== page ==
William and Mary Aims to Atone for Role in Slavery

Lekan Oguntoyinbo, Diverse Education, June 4, 2013

He was known as Lemon. For years he toiled in the cotton fields owned by the College of William and Mary. The school used proceeds from the fields as financial aid for young White male students from poor homes.

When the Virginia college sold the cotton fields in the early 1800s, Lemon was one of the few out of the 17 slaves who worked the fields redeployed to the college campus in Williamsburg. The others were sold. Lemon presumably worked there until his death in 1817.

Little else is known about him. Not his last name nor his survivors.

But a few years ago when William and Mary, the nation’s second-oldest university and, for centuries, the leading intellectual champion of Southern causes, including slavery and segregation, decided to atone for its past deeds, college officials picked Lemon as a symbol.

In 2009, seeking to address the wrongs against African-Americans, the college’s board of visitors passed a resolution acknowledging that William and Mary “owned and exploited slave labor from its founding to the Civil War and that it had failed to take a stand against segregation during the Jim Crow Era.”

The board’s action followed resolutions by the student and faculty groups that asked the college to investigate its history in race relations and its role in slave labor.

And the Lemon Project was born.

Repentance project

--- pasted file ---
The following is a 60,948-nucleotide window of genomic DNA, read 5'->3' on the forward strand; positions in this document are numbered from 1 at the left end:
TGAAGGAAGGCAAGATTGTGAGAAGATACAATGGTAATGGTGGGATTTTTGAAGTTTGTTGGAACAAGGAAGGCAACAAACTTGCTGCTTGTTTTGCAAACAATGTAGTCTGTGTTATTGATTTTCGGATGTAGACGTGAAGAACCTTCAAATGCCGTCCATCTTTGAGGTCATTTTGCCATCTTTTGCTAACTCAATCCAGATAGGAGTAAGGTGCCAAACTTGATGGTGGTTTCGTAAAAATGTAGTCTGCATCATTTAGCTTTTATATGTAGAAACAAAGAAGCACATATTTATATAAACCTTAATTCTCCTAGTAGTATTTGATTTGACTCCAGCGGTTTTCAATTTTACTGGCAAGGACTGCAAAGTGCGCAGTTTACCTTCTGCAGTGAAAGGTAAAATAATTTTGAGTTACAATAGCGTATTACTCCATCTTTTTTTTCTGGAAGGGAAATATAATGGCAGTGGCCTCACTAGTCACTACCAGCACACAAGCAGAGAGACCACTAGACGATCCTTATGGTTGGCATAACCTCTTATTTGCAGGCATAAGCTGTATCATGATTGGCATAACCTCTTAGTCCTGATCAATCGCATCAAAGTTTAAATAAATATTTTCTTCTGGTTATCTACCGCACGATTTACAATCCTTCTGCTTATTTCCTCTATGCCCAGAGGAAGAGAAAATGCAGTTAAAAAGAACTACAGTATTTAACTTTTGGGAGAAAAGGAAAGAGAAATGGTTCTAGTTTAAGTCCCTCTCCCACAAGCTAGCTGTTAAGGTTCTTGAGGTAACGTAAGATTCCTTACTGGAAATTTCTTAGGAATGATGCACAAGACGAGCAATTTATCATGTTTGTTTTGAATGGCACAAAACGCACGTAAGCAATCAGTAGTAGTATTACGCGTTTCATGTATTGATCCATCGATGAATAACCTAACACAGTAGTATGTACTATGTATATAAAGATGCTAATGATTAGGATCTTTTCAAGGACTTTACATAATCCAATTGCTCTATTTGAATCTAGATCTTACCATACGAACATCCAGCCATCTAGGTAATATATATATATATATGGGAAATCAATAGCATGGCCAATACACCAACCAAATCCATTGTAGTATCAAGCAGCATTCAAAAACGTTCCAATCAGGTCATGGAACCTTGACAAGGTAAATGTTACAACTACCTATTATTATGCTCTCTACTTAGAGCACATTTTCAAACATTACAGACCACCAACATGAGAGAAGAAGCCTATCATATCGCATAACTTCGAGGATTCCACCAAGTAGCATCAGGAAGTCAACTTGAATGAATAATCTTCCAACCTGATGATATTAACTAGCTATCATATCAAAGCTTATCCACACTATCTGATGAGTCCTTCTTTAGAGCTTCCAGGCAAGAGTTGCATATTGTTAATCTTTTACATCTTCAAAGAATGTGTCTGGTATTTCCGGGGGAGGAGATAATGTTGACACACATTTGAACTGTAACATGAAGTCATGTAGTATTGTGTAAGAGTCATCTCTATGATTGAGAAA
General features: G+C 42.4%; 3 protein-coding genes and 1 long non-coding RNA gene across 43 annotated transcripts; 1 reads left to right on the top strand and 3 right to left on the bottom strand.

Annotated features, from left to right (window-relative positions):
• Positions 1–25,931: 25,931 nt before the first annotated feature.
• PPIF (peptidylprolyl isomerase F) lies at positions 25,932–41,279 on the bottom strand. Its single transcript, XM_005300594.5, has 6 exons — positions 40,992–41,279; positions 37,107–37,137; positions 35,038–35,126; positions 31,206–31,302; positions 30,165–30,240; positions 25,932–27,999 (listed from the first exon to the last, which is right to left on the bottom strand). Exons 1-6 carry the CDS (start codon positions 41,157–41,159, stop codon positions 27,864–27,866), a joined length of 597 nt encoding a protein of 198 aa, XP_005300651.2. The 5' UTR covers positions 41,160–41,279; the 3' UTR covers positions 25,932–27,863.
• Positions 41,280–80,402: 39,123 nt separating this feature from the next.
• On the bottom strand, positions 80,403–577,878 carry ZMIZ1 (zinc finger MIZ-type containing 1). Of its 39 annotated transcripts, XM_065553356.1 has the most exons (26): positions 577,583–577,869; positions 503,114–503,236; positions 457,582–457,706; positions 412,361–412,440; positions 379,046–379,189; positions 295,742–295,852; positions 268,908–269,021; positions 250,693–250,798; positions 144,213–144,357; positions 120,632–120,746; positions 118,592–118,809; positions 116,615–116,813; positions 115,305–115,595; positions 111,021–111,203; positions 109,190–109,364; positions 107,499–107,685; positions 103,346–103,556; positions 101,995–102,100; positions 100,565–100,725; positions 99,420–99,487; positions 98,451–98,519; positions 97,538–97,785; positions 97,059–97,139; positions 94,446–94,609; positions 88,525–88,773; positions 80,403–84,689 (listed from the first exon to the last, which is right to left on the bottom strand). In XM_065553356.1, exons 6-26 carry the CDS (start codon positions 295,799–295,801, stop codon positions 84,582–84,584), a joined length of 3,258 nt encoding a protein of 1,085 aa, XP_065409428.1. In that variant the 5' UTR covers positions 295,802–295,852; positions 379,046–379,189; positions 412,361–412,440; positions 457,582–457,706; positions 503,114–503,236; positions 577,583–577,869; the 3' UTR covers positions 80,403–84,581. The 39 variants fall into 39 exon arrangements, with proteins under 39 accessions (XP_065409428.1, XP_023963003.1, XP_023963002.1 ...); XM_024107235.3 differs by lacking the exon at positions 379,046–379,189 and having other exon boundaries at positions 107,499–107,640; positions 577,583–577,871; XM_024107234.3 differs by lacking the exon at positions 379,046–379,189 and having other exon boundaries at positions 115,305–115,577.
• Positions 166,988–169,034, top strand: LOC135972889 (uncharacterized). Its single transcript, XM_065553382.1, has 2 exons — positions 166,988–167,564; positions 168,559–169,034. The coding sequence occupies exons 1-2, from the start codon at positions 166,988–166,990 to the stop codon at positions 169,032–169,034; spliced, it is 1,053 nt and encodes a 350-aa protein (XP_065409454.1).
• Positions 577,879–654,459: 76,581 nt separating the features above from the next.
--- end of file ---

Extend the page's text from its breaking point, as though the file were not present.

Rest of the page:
“The Lemon Project – A Journey of Reconciliation” is a long-term research project aimed at better understanding, chronicling and preserving the history of Blacks at the college and in the community.

It is a multi-faceted scholarly and community outreach effort that organizers hope will ultimately bridge the chasm between the college and African-Americans, many of whom have historically felt antagonized by the college and its surrounding communities. It is reminiscent of efforts taken by several other prominent colleges, including Brown and Emory, to formally repent of their roles in slavery or the slave trade.

Although little is known about Lemon, the leaders of the project chose to name the program after him because the little data on him embodies the countless nameless slaves exploited by the college for 170 years.

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In the years since the board of visitors passed the resolution, the leaders of the Lemon Project have launched an oral history project with the objective of getting African-American alumni and community members to share recollections of their relationship with the college. There are annual symposiums that include the presentation of papers by scholars and discussions by faculty, staff, students and members of the community.

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Slavery apologists

William and Mary was the intellectual center of Virginia and the genteel South, an unabashed apologist for slavery and Jim Crow. {snip}

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Unlike many high-profile universities in the South, William and Mary began admitting its first Black students in 1951. But to hear many of the earliest Black students tell it, in those early days the college was not particularly welcoming. Blacks were not allowed to live on campus until 1967.

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The college has tried to revamp its image in recent decades. It has stepped up recruiting of Black students and faculty. It has also created an Africana Studies Department. Black enrollment has grown steadily, rising to about 7 percent. Overall minority enrollment is about 28 percent, according to Dr. Chon Glover, the school’s first chief diversity officer.

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